A reader writes:
I think the real point is that this is the debate we should have been having years ago. The right wing attack on science, especially of global warming, has meant that in fact the real necessary arguments about cost, level of mitigation, etc are not being played out. I happen to disagree with Manzi, and can site some pretty compelling arguments, but the point is that's an argument we should have. An honest one not about the existence of a fact, but the proper way to manage it going forward. Fundamentally, there is no cost to a polluter for polluting, so there are no incentives to prevent pollution. Mitigation by counting on declining supply of energy to drive pricing still ignores this basic fact.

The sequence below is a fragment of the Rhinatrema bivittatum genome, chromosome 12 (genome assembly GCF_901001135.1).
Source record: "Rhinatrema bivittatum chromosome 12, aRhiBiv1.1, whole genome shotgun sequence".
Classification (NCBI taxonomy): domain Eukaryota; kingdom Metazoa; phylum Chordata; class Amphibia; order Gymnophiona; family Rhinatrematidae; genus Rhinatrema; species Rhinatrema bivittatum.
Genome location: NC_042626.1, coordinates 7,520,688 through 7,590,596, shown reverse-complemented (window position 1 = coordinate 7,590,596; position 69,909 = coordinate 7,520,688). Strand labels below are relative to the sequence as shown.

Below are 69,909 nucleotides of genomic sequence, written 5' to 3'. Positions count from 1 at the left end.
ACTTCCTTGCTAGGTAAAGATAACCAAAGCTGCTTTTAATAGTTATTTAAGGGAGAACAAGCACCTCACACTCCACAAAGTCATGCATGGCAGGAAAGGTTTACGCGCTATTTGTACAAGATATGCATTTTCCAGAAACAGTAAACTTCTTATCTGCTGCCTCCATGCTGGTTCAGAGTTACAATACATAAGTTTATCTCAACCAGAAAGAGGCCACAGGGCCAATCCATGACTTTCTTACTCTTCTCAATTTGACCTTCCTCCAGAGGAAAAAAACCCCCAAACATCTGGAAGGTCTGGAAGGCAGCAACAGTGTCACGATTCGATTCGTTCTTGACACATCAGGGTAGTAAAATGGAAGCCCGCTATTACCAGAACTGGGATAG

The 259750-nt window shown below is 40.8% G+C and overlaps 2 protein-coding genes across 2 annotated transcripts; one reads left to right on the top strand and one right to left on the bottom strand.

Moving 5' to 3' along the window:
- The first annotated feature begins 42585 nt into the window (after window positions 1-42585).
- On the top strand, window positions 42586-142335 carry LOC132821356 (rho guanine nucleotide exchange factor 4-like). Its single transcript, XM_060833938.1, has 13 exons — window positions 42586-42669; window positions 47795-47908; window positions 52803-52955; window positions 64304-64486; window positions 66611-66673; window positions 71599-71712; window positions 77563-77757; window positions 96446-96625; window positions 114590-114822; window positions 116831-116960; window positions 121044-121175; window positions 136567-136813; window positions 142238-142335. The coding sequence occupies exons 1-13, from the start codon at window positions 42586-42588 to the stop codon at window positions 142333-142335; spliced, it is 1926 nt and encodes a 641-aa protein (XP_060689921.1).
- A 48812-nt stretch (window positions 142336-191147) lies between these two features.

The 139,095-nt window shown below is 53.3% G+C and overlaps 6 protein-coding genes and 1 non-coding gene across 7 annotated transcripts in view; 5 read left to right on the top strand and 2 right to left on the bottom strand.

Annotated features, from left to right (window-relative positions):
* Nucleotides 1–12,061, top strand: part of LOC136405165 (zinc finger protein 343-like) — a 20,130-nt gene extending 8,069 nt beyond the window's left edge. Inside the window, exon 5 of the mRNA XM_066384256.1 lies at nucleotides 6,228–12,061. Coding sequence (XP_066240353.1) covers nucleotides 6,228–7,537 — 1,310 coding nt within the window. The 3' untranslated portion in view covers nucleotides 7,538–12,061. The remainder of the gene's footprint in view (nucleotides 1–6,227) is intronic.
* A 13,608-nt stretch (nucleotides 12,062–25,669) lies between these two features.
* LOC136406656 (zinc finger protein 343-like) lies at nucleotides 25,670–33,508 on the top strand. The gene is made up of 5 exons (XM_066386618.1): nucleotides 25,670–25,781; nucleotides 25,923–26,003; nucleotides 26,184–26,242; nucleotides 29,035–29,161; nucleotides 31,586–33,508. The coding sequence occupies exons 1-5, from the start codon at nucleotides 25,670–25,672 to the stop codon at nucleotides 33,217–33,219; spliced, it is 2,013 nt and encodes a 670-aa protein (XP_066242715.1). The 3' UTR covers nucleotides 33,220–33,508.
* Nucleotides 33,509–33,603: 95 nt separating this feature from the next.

Carbon taxes and cap-and-trade models attempt to put a value to society of this pollution and charge that back to the polluter (we can also talk about the disproportionate effect on the poor of such models.) Discounting models such as Manzi use are acceptable for middle of the road projections of results and costs, but since both are actually only known as ranges I would suggest Black-Scholes is a better approach. However, I argue that discounted cash flow models are not sufficient, because there are finite probabilities in global warming of near infinite cost (human extermination or mass death) where standard discounting models break down (divide infinity by zero). See this this for a bit dated but still useful article.